Fitness Testing Records
Long Jumping Records
The standing long jump has been a traditional fitness test of leg power for a long time. The standing long jump was a track and field event at the early Olympic Games, and the running long jump has been at all modern summer Olympics.
Standing Long Jump
The standing Long Jump (which is also called the Broad Jump) was held at the Olympic Games from 1900 to 1912. Unlike the conventional athletics long jump event, the standing version does not allow any run up. The jumper must stand at a line marked on the ground with his feet slightly apart. He then takes off from both feet and lands with feet together, swinging his arms and bending his knees to provide forward drive. Nowadays, Norway is the only country where the standing long jump is held as a national championship event. The Norwegian Championships in Standing Jumps (long jump and high jump) has been held in Stange every winter since 1995.
A past champion in this discipline was Ray Ewry who won the standing long jump (and the standing high jump too) at the OLympics in 1900, 1904, 1906, and 1908. He set world record for the standing long jump of 3.47m (11.4 ft) on September 3, 1904.
The current world record is held by Norwegian Arne Tvervaag, who jumped 3.71 metres (12' 2.1") in Noresund on 11 November 1968.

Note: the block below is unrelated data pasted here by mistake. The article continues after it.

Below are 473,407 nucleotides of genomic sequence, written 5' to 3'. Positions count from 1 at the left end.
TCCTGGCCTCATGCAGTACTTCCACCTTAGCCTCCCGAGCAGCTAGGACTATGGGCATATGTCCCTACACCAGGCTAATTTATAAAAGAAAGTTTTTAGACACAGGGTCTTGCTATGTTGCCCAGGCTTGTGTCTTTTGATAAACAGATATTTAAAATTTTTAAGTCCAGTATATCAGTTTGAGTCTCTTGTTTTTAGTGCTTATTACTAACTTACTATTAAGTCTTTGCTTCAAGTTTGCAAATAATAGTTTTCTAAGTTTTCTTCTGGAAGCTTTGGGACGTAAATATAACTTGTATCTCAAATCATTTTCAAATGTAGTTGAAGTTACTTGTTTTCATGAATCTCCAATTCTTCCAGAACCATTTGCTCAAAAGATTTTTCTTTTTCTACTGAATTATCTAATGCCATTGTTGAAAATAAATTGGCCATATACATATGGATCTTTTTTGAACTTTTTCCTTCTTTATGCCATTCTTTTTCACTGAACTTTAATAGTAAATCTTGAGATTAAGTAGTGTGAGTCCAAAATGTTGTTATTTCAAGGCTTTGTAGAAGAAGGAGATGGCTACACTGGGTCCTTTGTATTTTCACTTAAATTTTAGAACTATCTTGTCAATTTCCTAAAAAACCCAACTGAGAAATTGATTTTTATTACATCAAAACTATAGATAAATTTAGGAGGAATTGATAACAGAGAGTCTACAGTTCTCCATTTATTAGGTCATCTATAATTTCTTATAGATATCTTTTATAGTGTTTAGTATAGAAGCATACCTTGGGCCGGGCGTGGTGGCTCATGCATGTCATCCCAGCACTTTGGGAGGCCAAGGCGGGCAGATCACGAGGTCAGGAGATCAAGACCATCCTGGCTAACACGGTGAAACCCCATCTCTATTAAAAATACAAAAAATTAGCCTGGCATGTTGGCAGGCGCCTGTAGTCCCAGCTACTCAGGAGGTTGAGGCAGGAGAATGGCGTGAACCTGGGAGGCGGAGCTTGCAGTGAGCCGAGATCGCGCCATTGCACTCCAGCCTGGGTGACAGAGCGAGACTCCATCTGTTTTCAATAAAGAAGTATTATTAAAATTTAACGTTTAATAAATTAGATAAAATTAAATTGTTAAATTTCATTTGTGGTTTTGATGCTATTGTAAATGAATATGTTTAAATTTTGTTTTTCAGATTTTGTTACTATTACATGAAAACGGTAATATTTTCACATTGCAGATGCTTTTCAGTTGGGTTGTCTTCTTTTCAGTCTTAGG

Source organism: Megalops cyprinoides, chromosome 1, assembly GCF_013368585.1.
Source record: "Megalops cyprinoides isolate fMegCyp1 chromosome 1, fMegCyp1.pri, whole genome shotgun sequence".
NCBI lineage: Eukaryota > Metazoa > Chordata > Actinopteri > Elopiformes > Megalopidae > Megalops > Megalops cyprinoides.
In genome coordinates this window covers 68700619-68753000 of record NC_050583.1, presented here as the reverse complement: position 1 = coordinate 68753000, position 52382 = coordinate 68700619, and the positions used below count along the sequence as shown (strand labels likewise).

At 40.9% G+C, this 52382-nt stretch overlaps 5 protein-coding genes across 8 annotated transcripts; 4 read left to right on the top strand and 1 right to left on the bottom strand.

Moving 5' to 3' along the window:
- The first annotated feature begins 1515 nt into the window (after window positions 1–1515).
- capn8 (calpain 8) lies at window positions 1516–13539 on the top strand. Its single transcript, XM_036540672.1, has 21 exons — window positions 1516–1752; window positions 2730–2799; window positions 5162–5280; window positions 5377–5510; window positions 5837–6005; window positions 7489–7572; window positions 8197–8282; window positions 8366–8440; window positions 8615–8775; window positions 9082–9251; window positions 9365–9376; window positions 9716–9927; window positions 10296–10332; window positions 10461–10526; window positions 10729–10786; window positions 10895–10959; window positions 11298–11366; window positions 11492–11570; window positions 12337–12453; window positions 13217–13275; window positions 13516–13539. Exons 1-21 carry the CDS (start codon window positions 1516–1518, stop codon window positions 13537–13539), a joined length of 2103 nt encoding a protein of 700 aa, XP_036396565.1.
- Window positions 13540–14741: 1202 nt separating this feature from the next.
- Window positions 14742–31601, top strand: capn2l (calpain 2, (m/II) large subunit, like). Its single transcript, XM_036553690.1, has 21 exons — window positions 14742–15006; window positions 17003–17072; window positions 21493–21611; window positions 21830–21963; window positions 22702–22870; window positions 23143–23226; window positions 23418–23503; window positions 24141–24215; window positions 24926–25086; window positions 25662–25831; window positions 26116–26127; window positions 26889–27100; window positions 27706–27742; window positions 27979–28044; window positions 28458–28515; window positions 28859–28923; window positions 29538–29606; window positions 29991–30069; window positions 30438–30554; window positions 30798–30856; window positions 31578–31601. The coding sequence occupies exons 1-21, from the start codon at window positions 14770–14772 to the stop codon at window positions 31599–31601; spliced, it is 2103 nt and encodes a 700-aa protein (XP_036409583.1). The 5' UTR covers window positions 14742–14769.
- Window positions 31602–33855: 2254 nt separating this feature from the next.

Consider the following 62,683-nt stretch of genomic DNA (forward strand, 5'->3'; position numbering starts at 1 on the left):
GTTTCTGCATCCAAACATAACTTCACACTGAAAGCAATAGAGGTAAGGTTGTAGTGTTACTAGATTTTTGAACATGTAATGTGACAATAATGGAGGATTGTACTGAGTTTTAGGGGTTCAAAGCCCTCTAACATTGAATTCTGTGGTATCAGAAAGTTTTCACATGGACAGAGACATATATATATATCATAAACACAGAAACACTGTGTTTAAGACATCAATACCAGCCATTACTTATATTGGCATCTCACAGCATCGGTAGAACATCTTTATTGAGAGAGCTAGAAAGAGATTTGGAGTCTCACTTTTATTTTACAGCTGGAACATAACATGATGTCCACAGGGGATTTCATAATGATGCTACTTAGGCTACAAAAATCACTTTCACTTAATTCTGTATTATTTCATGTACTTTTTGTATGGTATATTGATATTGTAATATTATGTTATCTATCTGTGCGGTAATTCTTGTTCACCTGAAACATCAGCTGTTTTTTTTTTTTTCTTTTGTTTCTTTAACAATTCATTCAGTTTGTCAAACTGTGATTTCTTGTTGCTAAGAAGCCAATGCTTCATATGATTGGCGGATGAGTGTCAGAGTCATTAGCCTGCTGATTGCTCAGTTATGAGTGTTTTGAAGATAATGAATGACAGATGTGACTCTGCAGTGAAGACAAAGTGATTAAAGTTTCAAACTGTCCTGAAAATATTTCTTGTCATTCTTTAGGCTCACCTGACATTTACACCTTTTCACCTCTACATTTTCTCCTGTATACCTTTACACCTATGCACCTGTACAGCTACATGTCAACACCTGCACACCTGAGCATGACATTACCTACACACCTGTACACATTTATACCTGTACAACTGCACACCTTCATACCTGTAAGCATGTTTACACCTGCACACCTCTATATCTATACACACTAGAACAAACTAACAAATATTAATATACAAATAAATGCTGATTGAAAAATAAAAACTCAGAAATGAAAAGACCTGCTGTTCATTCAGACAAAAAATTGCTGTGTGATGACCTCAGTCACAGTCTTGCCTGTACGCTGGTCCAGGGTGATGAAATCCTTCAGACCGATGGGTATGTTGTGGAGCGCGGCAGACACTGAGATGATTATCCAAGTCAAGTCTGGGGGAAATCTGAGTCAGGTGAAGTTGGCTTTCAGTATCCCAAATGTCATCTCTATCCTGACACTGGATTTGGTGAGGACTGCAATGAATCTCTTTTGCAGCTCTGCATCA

Running Long Jump
The running long jump, or commonly known as just the long jump, is a popular track and field event. Bob Beamon world record long jump at the 1968 Olympics (8.90 meters/29 feet, 2.5 inches), achieved at the altitude of Mexico City, was one of the great performances in Olympic history. His record survived until 1991 when beaten by Mike Powell. Beamon's effort is still the second best ever. The current world record for women is 7.52m (24' 8.1") by Galina Chistyakova (URS) achieved in Leningrad in 1988.
Men's World Record Progression
7.61 (24' 11.6") Peter O'Connor (GBR) 1901
7.69 Edwin Gourdin (USA) 1923
7.76 Robert LeGendre (USA) 1924
7.89 William DeHart Hubbard (USA) 1925
7.90 Edward Hamm (USA) 1928
7.93 Sylvio Cator (HAI) 1928
7.98 Chuhei Nambu (JPN) 1931
8.13 (26' 8.1") Jesse Owens (USA) 1935
8.21 Ralph Boston (USA) 1960
8.24 Ralph Boston (USA) 1961
8.28 Ralph Boston (USA) 1961
8.31 Igor Ter-Ovanesyan (URS) 1962
8.31 Ralph Boston (USA) 1964
8.34 Ralph Boston (USA) 1964
8.35 Ralph Boston (USA) 1965
8.35 Igor Ter-Ovanesyan (URS) 1967
8.90 Bob Beamon (USA) 1968
8.95 (29' 4.4") Mike Powell (USA) Tokyo 1991
-> other long jumping test records